Each hymn can trigger a slightly different conversation with God, although they are all based on the same general image of God as our shepherd. Every one of these combinations of words and music enables us to “pray twice” to God – to pray with our mind, body, and soul. The most usual result of the prayerful conversations based on Psalm 23 is that our troubled soul is comforted, and that pleases God as much as it pleases us.

This newest writing project of mine is bigger than I thought it was going to be, but I love the digressions it’s leading me along – even if I experience a bit of frustration along the way. Whether I ever remember all the music of the Blessed Is the Man…”  anthem I sang with the church choir when I was in in high school, or not, I’ve been blessed by remembering one of my earliest and most dramatic experiences of “praying twice.”

bird singing 1O come, let us sing to the LORD!
Let us shout joyfully to the Rock of our salvation.
Let us come before His presence with thanksgiving;
Let us shout joyfully to Him with psalms.

Psalm 95:1-2 – New King James Version

Owning My Name

MARIAN KORTH
Kindergarten picture

My name is Marian. I never had a nickname. That’s too bad, because I never liked my name. I first struggled with my name in kindergarten, as I described in my blog a couple weeks ago. My teacher, Miss Polly, tried to spell it with an “o” instead of an “a” and I knew she was wrong.  I survived the school system and I learned to live with my name, even if I didn’t like it. I sometimes wonder why my Mom and Dad gave me that name.

ELSIE the Cow

My Mom didn’t like her name either. Her first name was Elsie. Sometimes my friends and I teased her about being “Elsie, the cow” which was the marketing icon for Borden’s milk in the 1950’s. Mom didn’t like being called “Elsie,” but she hated her middle name, “Thelma May,” even more. Whenever she had to write her full name she used her first name, her maiden name, and her last name in order to avoid using her middle name. I don’t think I ever saw her first, middle, and last name in writing. That was a problem. It’s a long story, but I’ll give the short version here.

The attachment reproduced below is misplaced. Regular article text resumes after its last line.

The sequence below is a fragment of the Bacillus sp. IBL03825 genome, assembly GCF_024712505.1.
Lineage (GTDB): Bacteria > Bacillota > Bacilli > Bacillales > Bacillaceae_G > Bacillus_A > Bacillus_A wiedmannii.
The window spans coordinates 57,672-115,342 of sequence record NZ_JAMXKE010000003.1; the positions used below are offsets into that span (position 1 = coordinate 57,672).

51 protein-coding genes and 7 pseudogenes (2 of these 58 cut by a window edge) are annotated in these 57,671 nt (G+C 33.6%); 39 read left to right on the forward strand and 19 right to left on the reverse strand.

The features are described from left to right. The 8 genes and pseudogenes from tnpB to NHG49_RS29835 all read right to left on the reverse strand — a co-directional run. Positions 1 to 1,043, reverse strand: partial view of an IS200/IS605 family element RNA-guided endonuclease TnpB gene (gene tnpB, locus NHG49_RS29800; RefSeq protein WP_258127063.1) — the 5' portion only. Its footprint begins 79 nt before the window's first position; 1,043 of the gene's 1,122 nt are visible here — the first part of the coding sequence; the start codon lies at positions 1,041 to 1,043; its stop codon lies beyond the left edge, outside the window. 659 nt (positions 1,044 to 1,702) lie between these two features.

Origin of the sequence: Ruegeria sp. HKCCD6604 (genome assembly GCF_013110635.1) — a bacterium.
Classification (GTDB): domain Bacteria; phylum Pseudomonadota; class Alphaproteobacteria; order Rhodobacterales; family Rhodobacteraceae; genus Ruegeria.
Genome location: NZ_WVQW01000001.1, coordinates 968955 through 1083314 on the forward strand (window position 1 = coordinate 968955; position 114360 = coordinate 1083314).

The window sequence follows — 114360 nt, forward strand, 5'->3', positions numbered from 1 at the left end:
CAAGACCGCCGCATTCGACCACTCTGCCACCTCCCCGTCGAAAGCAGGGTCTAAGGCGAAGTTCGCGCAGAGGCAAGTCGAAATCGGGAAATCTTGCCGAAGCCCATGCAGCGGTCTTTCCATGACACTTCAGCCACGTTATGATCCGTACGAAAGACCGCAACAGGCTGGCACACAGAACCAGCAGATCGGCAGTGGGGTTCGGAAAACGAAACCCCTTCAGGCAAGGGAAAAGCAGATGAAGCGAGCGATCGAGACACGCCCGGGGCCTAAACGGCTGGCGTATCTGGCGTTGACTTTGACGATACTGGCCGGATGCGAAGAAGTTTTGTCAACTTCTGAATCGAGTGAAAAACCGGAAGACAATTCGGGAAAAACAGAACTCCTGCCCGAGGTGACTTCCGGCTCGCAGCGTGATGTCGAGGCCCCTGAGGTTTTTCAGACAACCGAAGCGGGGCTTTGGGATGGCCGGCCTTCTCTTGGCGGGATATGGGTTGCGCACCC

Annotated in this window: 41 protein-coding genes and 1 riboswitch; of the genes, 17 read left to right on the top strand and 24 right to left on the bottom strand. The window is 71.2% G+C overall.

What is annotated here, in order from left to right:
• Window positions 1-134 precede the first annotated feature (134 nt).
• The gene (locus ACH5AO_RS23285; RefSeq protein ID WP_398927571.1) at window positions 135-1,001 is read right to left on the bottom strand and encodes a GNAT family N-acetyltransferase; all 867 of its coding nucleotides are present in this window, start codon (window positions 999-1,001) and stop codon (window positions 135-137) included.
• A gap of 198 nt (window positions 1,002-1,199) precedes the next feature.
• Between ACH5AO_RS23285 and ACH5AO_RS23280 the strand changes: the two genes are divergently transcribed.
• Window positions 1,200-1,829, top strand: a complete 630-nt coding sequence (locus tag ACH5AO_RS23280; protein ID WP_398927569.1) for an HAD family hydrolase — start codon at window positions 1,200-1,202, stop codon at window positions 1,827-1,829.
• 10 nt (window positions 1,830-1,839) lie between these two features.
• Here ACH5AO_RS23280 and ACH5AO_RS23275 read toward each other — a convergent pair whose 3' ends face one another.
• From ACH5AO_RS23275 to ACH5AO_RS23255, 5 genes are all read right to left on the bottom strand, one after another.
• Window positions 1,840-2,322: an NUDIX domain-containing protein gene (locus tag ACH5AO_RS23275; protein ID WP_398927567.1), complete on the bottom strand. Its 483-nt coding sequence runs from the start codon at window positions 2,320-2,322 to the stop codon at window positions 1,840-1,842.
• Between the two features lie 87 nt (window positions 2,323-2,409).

When my Mom was nearing the end of her life, she and my Dad came to Chicago to live with Mim and me so that we could take care of her. They lived with us for her last 6 weeks. When she died, we called a local funeral home to pick up her body and process the legal paperwork. The Cambridge funeral home then came to get her body and coordinated the visitation, funeral, and other final arrangements in Cambridge.

The man who came from the Chicago funeral home had to fill out all the legal paperwork. He asked me the questions and he wrote my answers on the form. Then he gave the form to me to review. I noticed that he had written my Mom’s middle name as “Thelma Mae” – with an “e” rather than a “y.” I thought about that a little, and tried to remember if I had ever seen her middle name written. I don’t think I had. So, I didn’t know if it ended with a “y” or an “e.” I decided not to change what he’d written on the form since I didn’t really know which spelling was correct. That’s unfortunate. The person who typed the official death certificate from this form changed “Elsie Thelma Mae Korth” to “Elsie Thelma MacKorth.” That’s the name that was officially filed with the State of Illinois Records Bureau in Springfield. What was involved in getting her name corrected (necessary to settle her estate) is a very long story for another day.

Names really are important, whether we like them, or not. In the women’s worship service in the county jail the chaplain instructs us to pray for the person on our right by name. If we don’t know the person’s name, we need to ask her before the prayer time begins. We pray for each other by going around the circle, each person praying for the person on her right. I’ll attest to the fact that when I hear the inmate on my left praying for me by name, her prayer resonates deeply within me. Then I have the honor of praying by name for the inmate sitting on my right. She can experience that same feeling of being blessed, of receiving a special blessing just for her. And so on around the circle, we all are blessed.

Using someone’s name is powerful. When someone calls me by name I assume that they know me, because they know my name. In the New Testament, Jesus is often described as “the good shepherd” who calls his sheep by name. In the Old Testament, God called Abraham, Moses, Samuel, and others – all by name. Even though I don’t particularly like the name, “Marian,” I think I’ll stick with it. That’s what all my friends, and even God, know me by.